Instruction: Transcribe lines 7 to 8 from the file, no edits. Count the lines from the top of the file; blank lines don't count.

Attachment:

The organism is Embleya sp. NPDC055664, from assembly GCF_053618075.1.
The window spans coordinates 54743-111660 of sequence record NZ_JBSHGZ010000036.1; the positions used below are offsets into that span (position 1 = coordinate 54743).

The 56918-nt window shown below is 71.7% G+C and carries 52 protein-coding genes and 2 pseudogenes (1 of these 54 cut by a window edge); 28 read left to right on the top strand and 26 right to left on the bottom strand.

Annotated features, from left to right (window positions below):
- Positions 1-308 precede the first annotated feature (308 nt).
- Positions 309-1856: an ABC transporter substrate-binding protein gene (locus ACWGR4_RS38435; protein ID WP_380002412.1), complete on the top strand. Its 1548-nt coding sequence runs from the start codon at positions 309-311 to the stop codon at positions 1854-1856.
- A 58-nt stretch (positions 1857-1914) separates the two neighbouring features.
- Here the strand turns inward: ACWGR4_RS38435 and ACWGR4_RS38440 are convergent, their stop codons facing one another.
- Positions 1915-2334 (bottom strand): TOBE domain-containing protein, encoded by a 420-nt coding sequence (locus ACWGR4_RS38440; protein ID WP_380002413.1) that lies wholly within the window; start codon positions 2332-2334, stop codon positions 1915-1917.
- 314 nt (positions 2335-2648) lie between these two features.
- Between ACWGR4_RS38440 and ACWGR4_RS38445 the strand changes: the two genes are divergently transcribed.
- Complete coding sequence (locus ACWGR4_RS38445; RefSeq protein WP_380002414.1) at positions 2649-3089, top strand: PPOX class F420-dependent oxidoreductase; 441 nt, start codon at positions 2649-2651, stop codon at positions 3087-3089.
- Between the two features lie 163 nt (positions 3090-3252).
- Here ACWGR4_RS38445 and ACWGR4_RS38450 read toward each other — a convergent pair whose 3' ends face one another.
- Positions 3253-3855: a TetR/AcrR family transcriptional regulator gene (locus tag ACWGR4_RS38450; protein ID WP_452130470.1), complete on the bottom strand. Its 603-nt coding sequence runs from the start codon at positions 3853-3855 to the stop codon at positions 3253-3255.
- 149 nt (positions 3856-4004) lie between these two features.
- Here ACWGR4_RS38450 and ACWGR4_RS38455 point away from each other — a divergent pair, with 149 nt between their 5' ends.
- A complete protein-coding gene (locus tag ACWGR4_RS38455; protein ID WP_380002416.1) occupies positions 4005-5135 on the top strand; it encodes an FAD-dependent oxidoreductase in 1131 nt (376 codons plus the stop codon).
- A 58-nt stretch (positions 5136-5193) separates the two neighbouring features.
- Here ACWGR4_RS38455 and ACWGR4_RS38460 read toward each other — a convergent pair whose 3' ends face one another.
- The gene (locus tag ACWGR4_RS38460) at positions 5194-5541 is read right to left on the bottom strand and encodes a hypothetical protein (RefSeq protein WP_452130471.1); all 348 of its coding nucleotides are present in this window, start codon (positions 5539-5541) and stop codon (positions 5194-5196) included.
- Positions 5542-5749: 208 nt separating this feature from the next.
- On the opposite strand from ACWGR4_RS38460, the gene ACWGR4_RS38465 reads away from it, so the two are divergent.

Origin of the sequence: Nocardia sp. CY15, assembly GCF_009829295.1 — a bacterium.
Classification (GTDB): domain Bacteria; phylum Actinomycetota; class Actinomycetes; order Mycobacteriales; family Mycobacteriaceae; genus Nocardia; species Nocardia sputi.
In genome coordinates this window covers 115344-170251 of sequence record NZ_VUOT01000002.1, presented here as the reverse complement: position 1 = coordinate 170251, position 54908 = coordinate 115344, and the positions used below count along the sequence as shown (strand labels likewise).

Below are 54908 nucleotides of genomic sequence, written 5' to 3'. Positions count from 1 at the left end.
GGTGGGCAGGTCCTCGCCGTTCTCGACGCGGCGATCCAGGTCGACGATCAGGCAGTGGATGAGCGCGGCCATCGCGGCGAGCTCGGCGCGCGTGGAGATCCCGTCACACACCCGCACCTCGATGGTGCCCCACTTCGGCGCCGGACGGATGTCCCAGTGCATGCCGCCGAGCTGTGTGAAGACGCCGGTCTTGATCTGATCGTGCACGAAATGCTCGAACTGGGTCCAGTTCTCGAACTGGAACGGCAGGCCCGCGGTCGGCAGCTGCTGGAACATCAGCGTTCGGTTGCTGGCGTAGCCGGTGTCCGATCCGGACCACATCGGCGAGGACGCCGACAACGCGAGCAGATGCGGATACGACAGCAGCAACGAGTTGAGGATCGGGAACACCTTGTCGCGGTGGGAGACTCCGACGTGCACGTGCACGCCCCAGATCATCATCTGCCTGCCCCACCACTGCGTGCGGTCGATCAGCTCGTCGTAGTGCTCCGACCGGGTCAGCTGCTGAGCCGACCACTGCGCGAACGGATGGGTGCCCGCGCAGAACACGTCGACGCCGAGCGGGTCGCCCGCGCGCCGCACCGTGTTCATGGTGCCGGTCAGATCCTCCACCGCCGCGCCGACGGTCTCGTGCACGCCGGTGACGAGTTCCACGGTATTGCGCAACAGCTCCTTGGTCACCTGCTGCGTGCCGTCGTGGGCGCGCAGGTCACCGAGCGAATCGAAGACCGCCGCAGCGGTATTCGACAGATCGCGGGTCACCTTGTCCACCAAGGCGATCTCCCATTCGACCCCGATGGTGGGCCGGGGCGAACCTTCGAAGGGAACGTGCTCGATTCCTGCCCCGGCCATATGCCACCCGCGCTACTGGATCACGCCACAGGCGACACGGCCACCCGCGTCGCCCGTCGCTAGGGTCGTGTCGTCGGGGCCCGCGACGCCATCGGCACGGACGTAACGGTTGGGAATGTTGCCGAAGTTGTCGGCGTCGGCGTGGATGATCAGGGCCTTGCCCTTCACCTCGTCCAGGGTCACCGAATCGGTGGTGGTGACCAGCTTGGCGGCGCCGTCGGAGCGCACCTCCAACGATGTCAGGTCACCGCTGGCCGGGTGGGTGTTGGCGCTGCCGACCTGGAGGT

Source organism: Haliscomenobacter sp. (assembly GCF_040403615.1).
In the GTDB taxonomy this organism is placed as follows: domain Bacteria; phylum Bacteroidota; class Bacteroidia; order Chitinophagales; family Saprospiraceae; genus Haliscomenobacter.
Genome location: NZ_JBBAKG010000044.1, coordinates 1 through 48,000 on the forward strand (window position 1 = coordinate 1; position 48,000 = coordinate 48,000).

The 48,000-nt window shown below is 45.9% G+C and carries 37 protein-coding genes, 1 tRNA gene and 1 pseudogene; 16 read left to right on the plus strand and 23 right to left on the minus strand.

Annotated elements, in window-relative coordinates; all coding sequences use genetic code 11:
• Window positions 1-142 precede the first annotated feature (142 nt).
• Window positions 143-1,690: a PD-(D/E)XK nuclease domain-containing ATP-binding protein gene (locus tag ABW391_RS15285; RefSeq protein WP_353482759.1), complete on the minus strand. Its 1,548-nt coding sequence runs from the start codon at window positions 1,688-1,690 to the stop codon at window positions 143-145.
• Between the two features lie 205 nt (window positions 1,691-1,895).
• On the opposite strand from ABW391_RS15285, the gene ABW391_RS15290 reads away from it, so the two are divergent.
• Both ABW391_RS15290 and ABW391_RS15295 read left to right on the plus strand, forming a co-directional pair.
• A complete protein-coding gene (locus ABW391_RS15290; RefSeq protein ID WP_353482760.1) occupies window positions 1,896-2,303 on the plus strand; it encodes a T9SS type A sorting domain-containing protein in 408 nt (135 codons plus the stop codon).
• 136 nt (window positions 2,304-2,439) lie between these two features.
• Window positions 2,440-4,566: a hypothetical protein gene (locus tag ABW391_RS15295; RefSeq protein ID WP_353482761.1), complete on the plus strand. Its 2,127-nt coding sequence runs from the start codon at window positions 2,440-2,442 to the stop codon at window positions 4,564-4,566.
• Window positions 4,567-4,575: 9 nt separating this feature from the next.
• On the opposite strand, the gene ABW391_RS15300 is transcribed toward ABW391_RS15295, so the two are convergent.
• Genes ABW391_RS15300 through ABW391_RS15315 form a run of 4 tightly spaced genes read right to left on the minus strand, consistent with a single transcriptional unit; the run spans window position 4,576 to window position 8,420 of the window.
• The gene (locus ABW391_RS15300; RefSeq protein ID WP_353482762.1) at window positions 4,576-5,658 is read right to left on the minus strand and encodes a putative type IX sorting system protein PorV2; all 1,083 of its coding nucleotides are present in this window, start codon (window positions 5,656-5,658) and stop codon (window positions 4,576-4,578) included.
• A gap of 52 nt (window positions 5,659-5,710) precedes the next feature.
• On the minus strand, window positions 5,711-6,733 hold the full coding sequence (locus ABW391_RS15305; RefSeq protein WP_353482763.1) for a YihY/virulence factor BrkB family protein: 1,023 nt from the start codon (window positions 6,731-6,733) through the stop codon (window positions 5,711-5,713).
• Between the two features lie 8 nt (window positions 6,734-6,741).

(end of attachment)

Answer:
- A 58-nt stretch (positions 1857-1914) separates the two neighbouring features.
- Here the strand turns inward: ACWGR4_RS38435 and ACWGR4_RS38440 are convergent, their stop codons facing one another.